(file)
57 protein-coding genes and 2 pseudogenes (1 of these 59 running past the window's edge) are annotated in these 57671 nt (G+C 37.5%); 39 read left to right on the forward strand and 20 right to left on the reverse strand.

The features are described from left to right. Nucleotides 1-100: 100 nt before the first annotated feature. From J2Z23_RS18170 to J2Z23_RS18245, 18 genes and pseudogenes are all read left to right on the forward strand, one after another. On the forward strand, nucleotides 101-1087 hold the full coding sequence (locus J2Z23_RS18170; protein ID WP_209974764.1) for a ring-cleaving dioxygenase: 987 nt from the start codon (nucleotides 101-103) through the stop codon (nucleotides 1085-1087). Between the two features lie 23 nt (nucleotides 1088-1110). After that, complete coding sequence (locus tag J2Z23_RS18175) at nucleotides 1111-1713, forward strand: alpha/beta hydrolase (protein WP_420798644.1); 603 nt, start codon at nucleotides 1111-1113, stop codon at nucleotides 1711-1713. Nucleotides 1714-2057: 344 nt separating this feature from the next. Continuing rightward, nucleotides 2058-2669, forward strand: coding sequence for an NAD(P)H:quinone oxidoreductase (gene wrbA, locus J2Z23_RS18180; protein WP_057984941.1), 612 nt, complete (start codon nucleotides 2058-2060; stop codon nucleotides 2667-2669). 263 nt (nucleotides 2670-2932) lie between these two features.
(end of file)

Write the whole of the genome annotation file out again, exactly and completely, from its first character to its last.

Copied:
57 protein-coding genes and 2 pseudogenes (1 of these 59 running past the window's edge) are annotated in these 57671 nt (G+C 37.5%); 39 read left to right on the forward strand and 20 right to left on the reverse strand.

The features are described from left to right. Nucleotides 1-100: 100 nt before the first annotated feature. From J2Z23_RS18170 to J2Z23_RS18245, 18 genes and pseudogenes are all read left to right on the forward strand, one after another. On the forward strand, nucleotides 101-1087 hold the full coding sequence (locus J2Z23_RS18170; protein ID WP_209974764.1) for a ring-cleaving dioxygenase: 987 nt from the start codon (nucleotides 101-103) through the stop codon (nucleotides 1085-1087). Between the two features lie 23 nt (nucleotides 1088-1110). After that, complete coding sequence (locus tag J2Z23_RS18175) at nucleotides 1111-1713, forward strand: alpha/beta hydrolase (protein WP_420798644.1); 603 nt, start codon at nucleotides 1111-1113, stop codon at nucleotides 1711-1713. Nucleotides 1714-2057: 344 nt separating this feature from the next. Continuing rightward, nucleotides 2058-2669, forward strand: coding sequence for an NAD(P)H:quinone oxidoreductase (gene wrbA, locus J2Z23_RS18180; protein WP_057984941.1), 612 nt, complete (start codon nucleotides 2058-2060; stop codon nucleotides 2667-2669). 263 nt (nucleotides 2670-2932) lie between these two features.